Thursday, August 11, 2004
By Mark Entwistle
The Southern Reporter
Selkirk, The Borders
This week at The Southern Reporter found editorial staff entering a new stage of the computer age.
Our dearly loved - but old - Apple Macs were replaced with shiny brand new PCs.
New trainee reporter Craig Keddie, at the tender age of 19, was soon whizzing his way round the new system as if he had been using it all his life.
For some of us older and more long in the tooth hacks its definitely going to take just that wee bit longer.
Our great summer weather came to an end 10 days ago, just in time for the biggest public outdoor event of the year here in the Scottish Borders.
The Border Union Show is always staged over the last Friday and Saturday of July, and this year were expecting around 20,000 folk to stream through the gates to view a hoist of competitions for horses, ponies, cattle, sheep, goats, poultry - even pots of jam!
But the Friday dawned cloudy and overcast and it was not long before the heavens opened and the rain started falling.
Saturday, however was at least dry and at least a grand time was still had by all who braved the damp weather if the crowds packing the various beer tents were anything to go by!
My wife tried her hand for the first time at entering the shows industrial classes, which are competitions for things like best jams and preserves, best baking, best floral art displays and so on.
Much to her disappointment, neither her cheese scones - the final batch out of about 50 trial runs that left our kitchen in chaos - or her flower arranging efforts won anything at all.
That meant the gloves were off for the Berwickshire County Show at the weekend just past. The baking attempts were ditched in order to focus totally on the flower arranging classes.
And much to my wifes delight, she took three first places and a third which gave her most points in the floral art classes and the overall trophy - in this case a silver Scots quaich two-handled traditional drinking cup.
Needless to say, the pile of entry forms for the rest of the seasons flower shows is getting bigger!
The big news stories in The Southern Reporter last week ( if you want to check them out for yourselves, and catch up on Lindas musings for her Scottish readers, the web address is borderstoday.co.uk) included calls from animal rights activisits to boycott a coming horse show, a dispute between rival ice cream sellers and a new clutch of rare osprey chicks that have just hatched.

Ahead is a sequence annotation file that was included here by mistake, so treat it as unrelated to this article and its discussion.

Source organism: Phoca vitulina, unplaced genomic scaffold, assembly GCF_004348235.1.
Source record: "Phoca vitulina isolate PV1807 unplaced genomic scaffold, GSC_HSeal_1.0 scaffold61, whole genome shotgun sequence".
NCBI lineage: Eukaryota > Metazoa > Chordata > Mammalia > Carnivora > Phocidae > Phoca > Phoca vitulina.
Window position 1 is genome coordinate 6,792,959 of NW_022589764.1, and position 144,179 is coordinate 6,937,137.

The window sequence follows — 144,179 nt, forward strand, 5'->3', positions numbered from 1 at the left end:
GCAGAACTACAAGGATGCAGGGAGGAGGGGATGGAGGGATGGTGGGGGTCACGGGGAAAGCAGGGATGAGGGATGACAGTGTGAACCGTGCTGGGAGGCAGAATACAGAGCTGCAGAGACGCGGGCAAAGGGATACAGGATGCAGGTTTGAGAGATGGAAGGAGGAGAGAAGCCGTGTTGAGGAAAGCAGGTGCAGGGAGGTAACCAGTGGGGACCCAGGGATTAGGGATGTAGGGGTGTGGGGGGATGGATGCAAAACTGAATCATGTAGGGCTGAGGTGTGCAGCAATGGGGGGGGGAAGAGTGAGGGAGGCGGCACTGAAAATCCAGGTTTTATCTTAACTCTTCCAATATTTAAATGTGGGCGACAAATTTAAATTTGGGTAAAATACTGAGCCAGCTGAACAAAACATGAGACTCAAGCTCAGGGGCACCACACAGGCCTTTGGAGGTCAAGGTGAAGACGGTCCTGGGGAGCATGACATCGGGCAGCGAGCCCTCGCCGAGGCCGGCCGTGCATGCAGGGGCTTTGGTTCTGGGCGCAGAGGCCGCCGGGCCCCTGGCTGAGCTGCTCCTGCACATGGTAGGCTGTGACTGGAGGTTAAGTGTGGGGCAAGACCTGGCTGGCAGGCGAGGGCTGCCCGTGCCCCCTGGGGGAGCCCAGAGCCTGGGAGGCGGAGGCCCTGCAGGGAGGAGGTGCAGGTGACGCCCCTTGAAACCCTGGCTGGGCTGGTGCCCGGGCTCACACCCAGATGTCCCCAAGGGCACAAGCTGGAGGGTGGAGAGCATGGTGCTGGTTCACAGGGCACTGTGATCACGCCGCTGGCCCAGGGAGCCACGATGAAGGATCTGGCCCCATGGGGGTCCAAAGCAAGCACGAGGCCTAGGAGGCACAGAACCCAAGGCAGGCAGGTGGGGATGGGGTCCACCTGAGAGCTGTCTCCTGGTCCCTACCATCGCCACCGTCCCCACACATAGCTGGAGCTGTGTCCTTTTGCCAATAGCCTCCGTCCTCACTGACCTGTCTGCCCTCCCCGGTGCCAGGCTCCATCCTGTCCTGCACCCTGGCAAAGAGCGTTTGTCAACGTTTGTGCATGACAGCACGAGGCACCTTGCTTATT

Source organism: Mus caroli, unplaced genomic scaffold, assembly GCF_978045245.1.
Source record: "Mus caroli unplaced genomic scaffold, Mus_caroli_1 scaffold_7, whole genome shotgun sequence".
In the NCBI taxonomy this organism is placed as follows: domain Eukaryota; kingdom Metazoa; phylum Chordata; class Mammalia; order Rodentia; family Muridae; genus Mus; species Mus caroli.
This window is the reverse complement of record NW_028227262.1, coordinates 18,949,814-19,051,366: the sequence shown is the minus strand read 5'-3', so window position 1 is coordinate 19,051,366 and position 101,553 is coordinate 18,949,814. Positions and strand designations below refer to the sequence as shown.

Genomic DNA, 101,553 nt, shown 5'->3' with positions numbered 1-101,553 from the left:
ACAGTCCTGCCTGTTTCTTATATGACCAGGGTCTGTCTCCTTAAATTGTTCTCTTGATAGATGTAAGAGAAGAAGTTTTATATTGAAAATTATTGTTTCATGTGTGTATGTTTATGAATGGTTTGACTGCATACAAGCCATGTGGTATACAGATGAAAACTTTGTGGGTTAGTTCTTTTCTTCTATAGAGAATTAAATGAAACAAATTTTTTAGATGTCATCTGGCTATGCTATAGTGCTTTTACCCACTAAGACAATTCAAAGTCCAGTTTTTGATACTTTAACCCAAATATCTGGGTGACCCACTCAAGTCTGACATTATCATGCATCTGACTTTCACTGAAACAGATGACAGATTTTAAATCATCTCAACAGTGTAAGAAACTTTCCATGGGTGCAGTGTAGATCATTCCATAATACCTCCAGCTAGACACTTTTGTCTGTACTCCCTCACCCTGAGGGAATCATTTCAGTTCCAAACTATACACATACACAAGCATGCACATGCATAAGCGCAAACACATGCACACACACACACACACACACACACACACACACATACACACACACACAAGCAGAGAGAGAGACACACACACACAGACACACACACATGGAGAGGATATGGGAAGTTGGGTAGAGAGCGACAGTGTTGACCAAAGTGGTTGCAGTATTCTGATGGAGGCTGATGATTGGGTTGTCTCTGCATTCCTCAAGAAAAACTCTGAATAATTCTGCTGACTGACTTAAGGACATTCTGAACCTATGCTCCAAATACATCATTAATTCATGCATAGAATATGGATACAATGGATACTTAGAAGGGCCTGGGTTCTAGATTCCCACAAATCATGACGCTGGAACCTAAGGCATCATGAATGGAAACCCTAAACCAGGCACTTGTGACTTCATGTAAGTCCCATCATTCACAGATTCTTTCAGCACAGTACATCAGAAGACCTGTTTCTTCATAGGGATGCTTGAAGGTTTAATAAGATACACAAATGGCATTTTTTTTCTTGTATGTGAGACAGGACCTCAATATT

Linda mentioned that some of her readers were keen on the idea of finding out a bit more about a traditional Scottish dish, namely haggis.
A champion haggis should be firm and slightly sticky, with no tendency to dry out or crumble too much.
Most traditional Scottish butchers sell their own home made haggis and guard the recipe fiercely. This one comes from the Glasgow Cookery Book from around 1926.
Wash the stomach in cold water until it is thoroughly clean and thensoak it in cold salted water for about 8-10 hours.
Place the pluck in a large pot and cover with cold water. The windpipe ought to be hung over the side of the pot with a container beneath it in order to collect any drips. Gently simmer the pluck for approximately 2 hours or until it is tender and then leave the pluck to cool.
Finely chop or mince the pluck meat and then mix it with the oatmeal. Add about half a pint of the liquor in which the pluck was cooked (or use a good stock). Add the seasonings, suet and onions, ensuring everything is well mixed.
Fill the stomach with the mixture, leaving enough room for the oatmeal to expand into. Press out the air and then sew up the haggis. Prick the haggis a few times with a fine needle. Place the haggis it in boiling water and simmer for approximately 3 hours.
As you can tel from the recipe, most Scots buy their haggis ready-made from the butcher. Its a lot easier and means your kitchen doesnt end up looking like a slaughterhouse!
And if you are wondering what to serve with your haggis, the traditional Scottish accompaniment is called clapshot.
Although a lot of people prefer plain mashed potato - known as chappit tatties - and turnips mashed with butter and a little black pepper - known as bashed neeps. This makes a nice change.
However, for the intrepid cooks amongst you, clapshot ingredients are as follows:
Peel the potatoes and swede. Cut both into roughly the same size pieces. Put into a deep pan with the onions. Add boiling water to cover and simmer gently until the ingredients are just soft. Drain off the cooking liquor.
Mash everything thoroughly, adding chives and enough milk and butter to make a light consistency. Season well with salt and pepper. Serve with cheese as a meal, or with haggis. Clapshot will accompany many stews or fried meats.
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